Arul’s way to success

by Anne Das

Love him or hate him, but A. Arul Selvaraj is totally focused on his job as the national men’s hockey team head coach and goes about his job with full confidence and belief in himself and his team.

The 48-year-old father of three daughters who has set up his home in Ireland 15 years ago, who took charge of the national team head coach from Roelant Oltmans, of Holland, in August two years ago, has had his fair share of critics for his way of managing and selecting the players, his choice of friendly matches overseas and basically doubting his capabilities.

But Arul has the full support of the Malaysian Hockey Confederation (MHC) and ably supported by the National Sports Council and National Sports Institute, he is strongly aided by his former national teammate and is now team manager of the national team, Datuk Mirnawan Nawawi.

Arul arrived in Ipoh with the team for the 29th Sultan Azlan Shah Cup hockey tournament on Thursday afternoon and immediately declared that this tournament is a process to get the team ready for the World Cup in January in India and the ultimate goal of qualifying for the 2024 OIympics, by winning the Asian Games in Hangzhou in September.

If Malaysia fails to emerge champion at the Asian Games, they have another chance in January 2024 in the Olympic qualifier where 16 teams will be involved and the top three in each Group would qualify.

Does that mean, Arul is not interested in winning the Sultan Azlan Shah Cup?

“No, our team philosophy is to win every match we play. Yes, based on the ranking of the teams for this year’s tournament, who are ranked lower than previous years, we should win the title. But that does not mean that we are going to have an easy path,” said Arul who had his first training session on Friday night and another this morning in Ipoh.

“There is no easy match. We have to work hard, play to our best ability and treat every opponent with respect and caution. Yes we should be in the final, but if that does not happen, I am not going to push the panic button.”

The teams competing in Ipoh are Korea, South Africa, Japan, Pakistan, Egypt and Malaysia.

The team has just returned from an European tour where they played  Belgium and France and have come  fresh from a 3-day motivation camp in Lenggong in Perak conducted by camp commandment Datuk Abdul Rashid Harun, the former CPO of Sabah and Ex-ESSCOM Commander and his team of commandos.

“I have had my fair share of critics with my job, but I plod on to do my job the way I believe it should be done. And my work may be new to some or even alien, but this is modern hockey and we have to prepare for the challenges it offers.”

Arul is known for comparing driving a car at 80 km per hour and driving a fast car around the racing track.

“When we drive slowly, we always have time to react. But when one is driving around the race track at high speed, decisions have to be made in a split second or disaster will occur.

“It is the same with modern day hockey. One has to have speed, power and strength. Right decisions have to be made immediately under pressure and this can only be done when one is fit, fast thinking and understands situations.”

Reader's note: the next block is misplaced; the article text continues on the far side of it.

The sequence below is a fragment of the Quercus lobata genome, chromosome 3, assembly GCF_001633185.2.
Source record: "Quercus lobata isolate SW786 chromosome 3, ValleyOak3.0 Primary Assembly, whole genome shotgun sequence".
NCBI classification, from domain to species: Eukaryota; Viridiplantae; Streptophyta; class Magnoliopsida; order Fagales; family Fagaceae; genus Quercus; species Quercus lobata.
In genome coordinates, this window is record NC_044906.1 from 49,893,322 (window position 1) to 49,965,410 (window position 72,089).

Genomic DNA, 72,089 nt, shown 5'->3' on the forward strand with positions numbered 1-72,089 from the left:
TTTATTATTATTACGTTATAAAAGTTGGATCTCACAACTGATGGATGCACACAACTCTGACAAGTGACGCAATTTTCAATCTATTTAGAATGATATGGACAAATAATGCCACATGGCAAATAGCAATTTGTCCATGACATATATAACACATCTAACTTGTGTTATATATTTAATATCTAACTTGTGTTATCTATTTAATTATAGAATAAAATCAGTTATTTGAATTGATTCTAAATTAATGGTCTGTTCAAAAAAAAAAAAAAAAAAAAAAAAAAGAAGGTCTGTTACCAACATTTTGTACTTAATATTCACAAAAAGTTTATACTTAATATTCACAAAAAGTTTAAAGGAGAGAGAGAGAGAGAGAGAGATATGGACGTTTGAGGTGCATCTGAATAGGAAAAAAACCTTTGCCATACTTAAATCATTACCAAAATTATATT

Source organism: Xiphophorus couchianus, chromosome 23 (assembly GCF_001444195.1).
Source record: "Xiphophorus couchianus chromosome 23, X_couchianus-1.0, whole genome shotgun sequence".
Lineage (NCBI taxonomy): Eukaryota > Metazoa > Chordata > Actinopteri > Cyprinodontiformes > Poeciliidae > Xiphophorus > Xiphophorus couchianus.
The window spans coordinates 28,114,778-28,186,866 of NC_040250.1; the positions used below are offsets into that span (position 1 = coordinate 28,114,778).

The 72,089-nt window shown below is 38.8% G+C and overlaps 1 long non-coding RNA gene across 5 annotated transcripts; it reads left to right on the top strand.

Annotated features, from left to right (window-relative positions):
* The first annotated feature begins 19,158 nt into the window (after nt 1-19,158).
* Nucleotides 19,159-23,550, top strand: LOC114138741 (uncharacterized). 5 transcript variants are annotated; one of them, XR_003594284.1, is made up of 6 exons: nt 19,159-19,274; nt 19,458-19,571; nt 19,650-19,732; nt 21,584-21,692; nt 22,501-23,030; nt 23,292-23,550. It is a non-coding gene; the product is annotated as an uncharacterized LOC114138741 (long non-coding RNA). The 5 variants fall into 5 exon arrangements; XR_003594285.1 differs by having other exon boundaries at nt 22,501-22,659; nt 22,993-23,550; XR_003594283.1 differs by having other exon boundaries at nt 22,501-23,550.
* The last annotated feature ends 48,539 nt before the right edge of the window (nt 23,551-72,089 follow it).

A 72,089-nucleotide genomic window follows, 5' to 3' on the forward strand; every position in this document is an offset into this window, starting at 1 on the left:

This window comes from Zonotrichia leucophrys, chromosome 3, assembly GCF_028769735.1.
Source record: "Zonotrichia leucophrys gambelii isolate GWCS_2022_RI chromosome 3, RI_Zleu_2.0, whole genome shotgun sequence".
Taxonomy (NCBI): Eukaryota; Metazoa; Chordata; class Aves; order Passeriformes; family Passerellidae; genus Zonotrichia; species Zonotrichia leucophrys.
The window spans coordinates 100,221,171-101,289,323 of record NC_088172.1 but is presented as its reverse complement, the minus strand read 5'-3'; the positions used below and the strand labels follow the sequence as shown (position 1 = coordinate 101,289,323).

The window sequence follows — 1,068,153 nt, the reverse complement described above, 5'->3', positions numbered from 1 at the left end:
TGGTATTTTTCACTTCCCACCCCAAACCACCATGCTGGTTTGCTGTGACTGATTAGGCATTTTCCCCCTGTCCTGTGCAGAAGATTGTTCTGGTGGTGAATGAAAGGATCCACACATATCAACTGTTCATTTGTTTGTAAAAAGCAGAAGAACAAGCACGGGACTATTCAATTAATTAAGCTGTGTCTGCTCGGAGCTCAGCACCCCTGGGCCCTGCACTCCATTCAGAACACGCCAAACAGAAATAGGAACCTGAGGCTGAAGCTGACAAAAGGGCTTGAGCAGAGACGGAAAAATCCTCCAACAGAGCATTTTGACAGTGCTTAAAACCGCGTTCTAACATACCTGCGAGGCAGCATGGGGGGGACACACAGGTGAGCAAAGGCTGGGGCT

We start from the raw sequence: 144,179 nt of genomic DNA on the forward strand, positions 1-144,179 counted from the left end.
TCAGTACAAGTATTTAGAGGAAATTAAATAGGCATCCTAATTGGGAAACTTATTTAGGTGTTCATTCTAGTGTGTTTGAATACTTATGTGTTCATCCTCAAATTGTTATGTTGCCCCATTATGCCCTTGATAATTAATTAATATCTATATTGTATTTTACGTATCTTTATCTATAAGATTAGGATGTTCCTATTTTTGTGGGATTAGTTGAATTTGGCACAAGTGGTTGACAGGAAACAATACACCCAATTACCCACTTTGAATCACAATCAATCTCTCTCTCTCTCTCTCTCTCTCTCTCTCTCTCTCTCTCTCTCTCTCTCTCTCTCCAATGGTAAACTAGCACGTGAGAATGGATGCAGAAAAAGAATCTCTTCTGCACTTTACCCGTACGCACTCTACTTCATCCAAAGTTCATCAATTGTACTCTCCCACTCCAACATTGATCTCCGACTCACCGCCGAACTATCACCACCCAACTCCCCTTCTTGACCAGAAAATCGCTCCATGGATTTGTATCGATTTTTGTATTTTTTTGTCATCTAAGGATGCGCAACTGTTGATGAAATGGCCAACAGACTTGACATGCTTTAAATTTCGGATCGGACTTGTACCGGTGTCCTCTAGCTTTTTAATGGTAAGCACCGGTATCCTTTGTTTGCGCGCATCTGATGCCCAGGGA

To this, Arul has been educating his players to play as a team, be independent to stand up to challenges, understand the game, make the right decisions at the right time, adapting well to play under high intensity and lasting the tournament to play their best for the whole duration of the tournament, especially the crucial seventh match.

“Normally, we fizzle out in the last match of the tournament and have problems giving the same performance as earlier matches. But we are working hard to overcome that flaw in the team.”

It may come as a surprise to many, but players in a game make their own substitution!

“Yes I have a squad and not first XI players. Every player is a utility to the team. I name the first XI for a match and have players available for substitution for every slot. I do not interfere in the substitutions and the players make their own, unless there is an injury or suspension because of a card, when I may make a tactical change.

“The players also do their own video analysis after matches, get their daily training programme before their training and need to go through it so that they know exactly what to do in each training session.”

Arul said it is not about talented or skilful players but it is about players’ current performance, their willingness to train the ‘new way’ and above all being independent and understanding their role but at the same time playing as a team.

Team building at Lenggong

“I speak and engage with the players’ parents and wives, as they are part of making the team tick, as they have to know what their sons or husbands are doing to achieve their ultimate goal and they have to play a key supporting role.

“It is the family I am working with and not just individuals,” emphasised  Arul.

Arul also said that other vital aspects included is the incorporation of sports science as he has specialists handling each area.

Besides his assistants coaches, Amin Rahim, Brendon Carolan, S. Kumar, Azrul Effendy, and team doctor, Devan Raguraja, there is physiotherapist, Mohd Fauzan, physical trainer from England, Thomas Drowley and psychologist Aruna Santhappan.

“All of them do a great deal of work to get the team in shape in every related aspect, that makes the team tick.”

After the  Sultan Azlan Shah Cup, the Malaysian team will head for the men’s Nations Cup in Potchefstroom, South Africa, from Nov 28 to Dec 4 before the World Cup in January.